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Is Wood a Material? Taking the Size Effect Seriously.

Published version
Peer-reviewed

Type

Article

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Authors

Rogers, Samuel J 

Abstract

This review critically examines the various ways in which the mechanical properties of wood have been understood. Despite the immense global importance of wood in construction, most understanding of its elastic and inelastic properties is based on models developed for other materials. Such models neglect wood's cellular and fibrous nature. This review thus questions how well models that were originally developed for homogeneous and effectively continuous materials can describe wood's mechanical properties. For example, the elastic moduli of wood have been found by many authors to depend on the size of the test specimen. Such observations are incompatible with classical elasticity theory. There is also much uncertainty about how well elastic moduli can be defined for wood. An analysis of different models for size effects of various inelastic properties of wood shows that these models only approximate the observed behaviour, and do not predict or explain the scatter in the results. A more complete understanding of wood's mechanical properties must take account of it being in some sense intermediate between a material and a structure.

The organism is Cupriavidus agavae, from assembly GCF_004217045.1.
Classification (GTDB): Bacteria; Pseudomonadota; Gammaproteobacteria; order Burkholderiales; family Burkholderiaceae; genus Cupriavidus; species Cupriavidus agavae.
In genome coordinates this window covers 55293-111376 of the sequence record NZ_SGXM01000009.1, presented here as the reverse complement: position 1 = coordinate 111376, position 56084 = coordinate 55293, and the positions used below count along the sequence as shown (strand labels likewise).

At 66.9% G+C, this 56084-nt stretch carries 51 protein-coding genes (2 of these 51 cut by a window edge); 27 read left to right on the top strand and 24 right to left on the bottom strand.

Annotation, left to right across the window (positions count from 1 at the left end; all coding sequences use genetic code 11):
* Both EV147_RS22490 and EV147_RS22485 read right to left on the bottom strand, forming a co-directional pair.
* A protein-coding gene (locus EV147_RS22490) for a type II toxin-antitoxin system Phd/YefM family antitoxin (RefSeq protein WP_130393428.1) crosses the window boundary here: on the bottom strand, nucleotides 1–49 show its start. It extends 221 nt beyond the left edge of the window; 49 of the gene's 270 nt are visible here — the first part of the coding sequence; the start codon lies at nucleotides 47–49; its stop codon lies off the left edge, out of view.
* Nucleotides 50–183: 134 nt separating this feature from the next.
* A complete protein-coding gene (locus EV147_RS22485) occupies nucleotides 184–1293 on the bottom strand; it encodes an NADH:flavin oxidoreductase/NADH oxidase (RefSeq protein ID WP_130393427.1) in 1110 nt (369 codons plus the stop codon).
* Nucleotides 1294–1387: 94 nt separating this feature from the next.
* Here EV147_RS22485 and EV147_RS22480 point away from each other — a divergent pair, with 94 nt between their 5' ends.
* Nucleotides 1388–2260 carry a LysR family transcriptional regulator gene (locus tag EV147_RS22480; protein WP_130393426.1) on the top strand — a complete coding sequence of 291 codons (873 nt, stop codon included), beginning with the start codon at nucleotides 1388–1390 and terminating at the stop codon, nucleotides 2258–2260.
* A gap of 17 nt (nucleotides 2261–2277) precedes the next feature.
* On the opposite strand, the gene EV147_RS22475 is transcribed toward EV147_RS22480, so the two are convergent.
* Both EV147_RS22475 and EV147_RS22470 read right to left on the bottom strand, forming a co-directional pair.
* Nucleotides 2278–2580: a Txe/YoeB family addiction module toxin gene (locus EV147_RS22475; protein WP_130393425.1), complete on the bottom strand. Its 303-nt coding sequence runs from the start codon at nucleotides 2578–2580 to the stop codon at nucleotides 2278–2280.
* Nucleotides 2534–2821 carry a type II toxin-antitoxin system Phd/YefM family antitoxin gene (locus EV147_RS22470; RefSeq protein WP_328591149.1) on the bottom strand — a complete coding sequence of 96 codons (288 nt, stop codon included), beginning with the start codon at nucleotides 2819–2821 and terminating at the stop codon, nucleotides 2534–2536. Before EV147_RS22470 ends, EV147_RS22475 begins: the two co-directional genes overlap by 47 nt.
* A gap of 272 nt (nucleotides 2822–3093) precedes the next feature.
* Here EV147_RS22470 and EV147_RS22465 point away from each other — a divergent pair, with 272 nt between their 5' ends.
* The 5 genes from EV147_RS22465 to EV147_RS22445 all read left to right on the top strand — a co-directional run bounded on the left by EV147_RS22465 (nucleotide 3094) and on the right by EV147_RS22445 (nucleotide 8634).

Description

Keywords

Weibull, lumber, size effect, strength, timber, weakest link, wood

Journal Title

Materials (Basel)

Conference Name

Journal ISSN

1996-1944
1996-1944

Volume Title

15

Publisher

MDPI AG